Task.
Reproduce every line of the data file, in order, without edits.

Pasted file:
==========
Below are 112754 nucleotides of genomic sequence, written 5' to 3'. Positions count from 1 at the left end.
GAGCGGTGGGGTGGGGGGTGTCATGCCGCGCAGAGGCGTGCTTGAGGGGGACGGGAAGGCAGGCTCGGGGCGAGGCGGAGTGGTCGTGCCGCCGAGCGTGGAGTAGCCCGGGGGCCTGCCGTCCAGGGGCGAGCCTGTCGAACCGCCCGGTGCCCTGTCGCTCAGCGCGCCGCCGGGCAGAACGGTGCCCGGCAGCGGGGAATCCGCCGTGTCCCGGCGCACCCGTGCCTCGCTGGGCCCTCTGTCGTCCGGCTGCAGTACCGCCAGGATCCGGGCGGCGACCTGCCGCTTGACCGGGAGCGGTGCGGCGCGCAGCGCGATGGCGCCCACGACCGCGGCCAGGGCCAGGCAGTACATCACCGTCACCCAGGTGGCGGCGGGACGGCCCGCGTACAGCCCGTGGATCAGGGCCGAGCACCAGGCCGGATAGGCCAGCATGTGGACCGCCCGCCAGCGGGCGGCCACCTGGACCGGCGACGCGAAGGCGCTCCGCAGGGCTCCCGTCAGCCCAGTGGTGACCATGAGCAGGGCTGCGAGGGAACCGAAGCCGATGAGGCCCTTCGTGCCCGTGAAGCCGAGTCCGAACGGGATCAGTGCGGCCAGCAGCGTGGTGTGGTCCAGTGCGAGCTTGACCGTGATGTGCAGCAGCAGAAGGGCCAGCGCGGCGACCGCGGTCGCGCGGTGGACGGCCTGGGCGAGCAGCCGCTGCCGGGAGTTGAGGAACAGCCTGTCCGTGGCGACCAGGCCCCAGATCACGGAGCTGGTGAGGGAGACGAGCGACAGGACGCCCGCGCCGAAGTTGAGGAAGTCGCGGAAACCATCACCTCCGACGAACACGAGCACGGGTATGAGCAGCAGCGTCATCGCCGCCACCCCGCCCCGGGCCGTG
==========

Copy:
Below are 112754 nucleotides of genomic sequence, written 5' to 3'. Positions count from 1 at the left end.
GAGCGGTGGGGTGGGGGGTGTCATGCCGCGCAGAGGCGTGCTTGAGGGGGACGGGAAGGCAGGCTCGGGGCGAGGCGGAGTGGTCGTGCCGCCGAGCGTGGAGTAGCCCGGGGGCCTGCCGTCCAGGGGCGAGCCTGTCGAACCGCCCGGTGCCCTGTCGCTCAGCGCGCCGCCGGGCAGAACGGTGCCCGGCAGCGGGGAATCCGCCGTGTCCCGGCGCACCCGTGCCTCGCTGGGCCCTCTGTCGTCCGGCTGCAGTACCGCCAGGATCCGGGCGGCGACCTGCCGCTTGACCGGGAGCGGTGCGGCGCGCAGCGCGATGGCGCCCACGACCGCGGCCAGGGCCAGGCAGTACATCACCGTCACCCAGGTGGCGGCGGGACGGCCCGCGTACAGCCCGTGGATCAGGGCCGAGCACCAGGCCGGATAGGCCAGCATGTGGACCGCCCGCCAGCGGGCGGCCACCTGGACCGGCGACGCGAAGGCGCTCCGCAGGGCTCCCGTCAGCCCAGTGGTGACCATGAGCAGGGCTGCGAGGGAACCGAAGCCGATGAGGCCCTTCGTGCCCGTGAAGCCGAGTCCGAACGGGATCAGTGCGGCCAGCAGCGTGGTGTGGTCCAGTGCGAGCTTGACCGTGATGTGCAGCAGCAGAAGGGCCAGCGCGGCGACCGCGGTCGCGCGGTGGACGGCCTGGGCGAGCAGCCGCTGCCGGGAGTTGAGGAACAGCCTGTCCGTGGCGACCAGGCCCCAGATCACGGAGCTGGTGAGGGAGACGAGCGACAGGACGCCCGCGCCGAAGTTGAGGAAGTCGCGGAAACCATCACCTCCGACGAACACGAGCACGGGTATGAGCAGCAGCGTCATCGCCGCCACCCCGCCCCGGGCCGTG